The account of events in the lawsuit, namely that DDFI switched vendors only because Basque Bakery could not keep up with the demand of the then-growing chain, seems contradicted by Ali Nekumanesh’s statement that they had begun developing their bakery three years earlier.

When asked about that claim, Basque Bakery’ owner Al Lewis said ““That’s total b*llsh*t.  In our 57 year history, we never had an issue or complaint about keeping up with demand. We’d have no problem supplying 100 stores as we are, and could easily add capacity for up to 200 stores.”

Deli Delicious Frozen BreadLewis added:  “Our oven can bake 50 loaves per minute. Theirs can bake four.”

Deli Delicious Important Links:

A petition to urge DDFI to allow franchisees to serve freshly baked Basque Bread is published here:  Deli Delicious Bread Petition.

The petition to End the Deli Delicious Lawsuit against Hadi Hobab:  End the Deli Delicious Lawsuit Petition.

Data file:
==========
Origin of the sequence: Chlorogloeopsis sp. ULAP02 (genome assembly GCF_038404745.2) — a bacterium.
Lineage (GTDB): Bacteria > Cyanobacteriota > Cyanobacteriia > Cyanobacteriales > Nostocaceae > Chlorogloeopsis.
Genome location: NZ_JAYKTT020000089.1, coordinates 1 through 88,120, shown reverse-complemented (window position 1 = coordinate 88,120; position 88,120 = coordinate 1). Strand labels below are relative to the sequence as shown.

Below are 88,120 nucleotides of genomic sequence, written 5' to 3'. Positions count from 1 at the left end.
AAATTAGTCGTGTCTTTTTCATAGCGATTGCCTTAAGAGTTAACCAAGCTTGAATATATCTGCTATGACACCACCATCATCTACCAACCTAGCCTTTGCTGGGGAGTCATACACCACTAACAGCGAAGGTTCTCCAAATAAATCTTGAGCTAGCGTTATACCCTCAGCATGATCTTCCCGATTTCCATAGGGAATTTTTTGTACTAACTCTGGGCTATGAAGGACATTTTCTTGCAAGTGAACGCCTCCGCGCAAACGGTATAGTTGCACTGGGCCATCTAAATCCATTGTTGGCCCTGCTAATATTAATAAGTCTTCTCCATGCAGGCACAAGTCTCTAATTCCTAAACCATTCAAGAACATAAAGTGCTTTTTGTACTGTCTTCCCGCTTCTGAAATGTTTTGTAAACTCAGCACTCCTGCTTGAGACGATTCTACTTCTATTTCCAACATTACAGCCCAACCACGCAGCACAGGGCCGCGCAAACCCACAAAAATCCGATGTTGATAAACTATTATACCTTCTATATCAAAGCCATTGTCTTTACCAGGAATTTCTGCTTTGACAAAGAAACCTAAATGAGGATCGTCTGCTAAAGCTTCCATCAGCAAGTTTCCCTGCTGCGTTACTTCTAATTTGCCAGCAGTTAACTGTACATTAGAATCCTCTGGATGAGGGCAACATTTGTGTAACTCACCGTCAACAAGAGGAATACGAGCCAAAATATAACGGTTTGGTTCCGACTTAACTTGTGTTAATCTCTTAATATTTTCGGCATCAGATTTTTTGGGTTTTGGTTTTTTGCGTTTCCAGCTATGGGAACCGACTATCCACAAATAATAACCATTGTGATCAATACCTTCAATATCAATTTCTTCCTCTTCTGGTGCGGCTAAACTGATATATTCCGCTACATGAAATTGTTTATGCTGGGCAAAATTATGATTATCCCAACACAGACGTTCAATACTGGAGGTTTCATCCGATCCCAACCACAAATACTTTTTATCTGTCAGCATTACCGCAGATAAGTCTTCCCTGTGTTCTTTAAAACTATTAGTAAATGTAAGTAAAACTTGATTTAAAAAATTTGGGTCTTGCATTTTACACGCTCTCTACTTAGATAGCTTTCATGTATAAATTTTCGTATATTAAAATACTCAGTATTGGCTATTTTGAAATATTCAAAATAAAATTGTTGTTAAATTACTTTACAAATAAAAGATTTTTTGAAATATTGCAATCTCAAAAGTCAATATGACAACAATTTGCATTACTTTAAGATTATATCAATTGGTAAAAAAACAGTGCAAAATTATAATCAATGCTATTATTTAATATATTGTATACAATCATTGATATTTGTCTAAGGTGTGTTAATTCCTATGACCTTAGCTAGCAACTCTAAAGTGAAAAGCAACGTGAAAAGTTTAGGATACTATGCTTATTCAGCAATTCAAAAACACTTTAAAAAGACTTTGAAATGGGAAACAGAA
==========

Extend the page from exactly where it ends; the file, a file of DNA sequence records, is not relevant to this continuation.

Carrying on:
A satirical Twitter account called Deli Malicious has popped up here:  Deli Litigious Parody

Media Inquiries: For more information, documentation and interview requests, contact Sean Kelly at UnhappyFranchisee[at]

For more information on Deli Delicious analysis, visit

See the complaint document here: Deli Delicious Franchise, Inc. Bread Lawsuit etc.

If you’d like to keep this investigation and discussion going, please consider a contribution to the Deli Delicious Franchise Assessment GoFundMe Campaign , or to UnhappyFranchisee.Com.


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TAGS: Deli Delicious bread,  Deli Delicious lawsuit,  Deli Delicious lawsuits, Deli Delicious frozen bread, Ali Nekumanesh, Mohammad Hobab, Dowling Aaron, DD’s Bakery, Basque Bakery, franchise lawsuit,Deli Delicious Franchise Inc., Hesam Hobab, Sean Kelly,  litigation, Unhappy Franchisee Franchise Assessment, Deli Delicious franchise